“When I was younger, I didn’t pay attention to any of the stories or the festivals,” Singh said. “I kinda just did it as my parents told me to, and now I feel like I can understand what I’m doing and appreciate it. I would definitely consider myself to be an active Hindu because of dance.”
Prasanna echoes a similar sentiment, stating that Carnatic music has strengthened her faith in Hinduism in a way her parent’s teachings never could.
“Carnatic music is my spiritual connection to Hinduism,” Prasanna said. “Without it, I never would’ve been interested in all the stories. In fact, I’ve learned so many Hindu tales though music itself and it has really [resonated] with me.”
Gokul Pillai sings a Carnatic song at one of his concerts. Photo used by permission of Pillai.
On the opposite side of the spectrum lies Pillai, who, despite knowing the contents of several Hindu scriptures, feels rather indifferent towards the religion itself. For him, Carnatic music is simply another genre of song – nothing more and nothing less.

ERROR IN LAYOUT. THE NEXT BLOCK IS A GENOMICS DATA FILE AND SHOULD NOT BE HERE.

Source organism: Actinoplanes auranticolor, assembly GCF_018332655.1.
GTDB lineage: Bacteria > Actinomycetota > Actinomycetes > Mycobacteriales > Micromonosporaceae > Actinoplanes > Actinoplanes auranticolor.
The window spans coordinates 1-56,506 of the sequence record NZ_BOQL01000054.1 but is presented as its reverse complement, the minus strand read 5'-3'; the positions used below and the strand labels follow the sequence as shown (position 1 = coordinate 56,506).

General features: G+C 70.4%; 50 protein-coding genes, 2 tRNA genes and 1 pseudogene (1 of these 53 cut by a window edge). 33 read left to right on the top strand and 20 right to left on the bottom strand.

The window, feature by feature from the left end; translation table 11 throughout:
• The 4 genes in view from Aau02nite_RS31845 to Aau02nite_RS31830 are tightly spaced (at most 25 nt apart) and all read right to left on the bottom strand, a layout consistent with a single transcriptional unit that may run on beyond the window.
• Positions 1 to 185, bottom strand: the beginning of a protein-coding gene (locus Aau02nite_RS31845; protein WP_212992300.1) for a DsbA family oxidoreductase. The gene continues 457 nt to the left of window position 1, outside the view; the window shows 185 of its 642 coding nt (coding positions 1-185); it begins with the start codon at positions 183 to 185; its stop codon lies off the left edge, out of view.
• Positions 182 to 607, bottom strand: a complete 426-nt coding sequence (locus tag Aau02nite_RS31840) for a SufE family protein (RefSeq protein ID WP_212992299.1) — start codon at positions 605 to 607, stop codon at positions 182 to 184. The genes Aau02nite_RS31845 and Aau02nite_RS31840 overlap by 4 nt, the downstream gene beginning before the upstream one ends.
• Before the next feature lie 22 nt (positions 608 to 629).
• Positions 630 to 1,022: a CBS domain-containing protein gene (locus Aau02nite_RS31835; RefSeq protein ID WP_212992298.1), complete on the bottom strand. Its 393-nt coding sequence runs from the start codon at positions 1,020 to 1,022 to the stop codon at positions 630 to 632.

“My favorite part about [Carnatic music] is the actual singing, not the part about having to learn all the meanings of songs and performing at a bunch of concerts and learning lessons,” Pillai said. “It’s just not that rewarding to me.”
This, in combination with his already shaky beliefs regarding the validity of religion, is why Pillai claims that his faith in Hinduism hasn’t strengthened over the years. If anything, Pillai states, Carnatic music has only brought him a little closer to his cultural origins.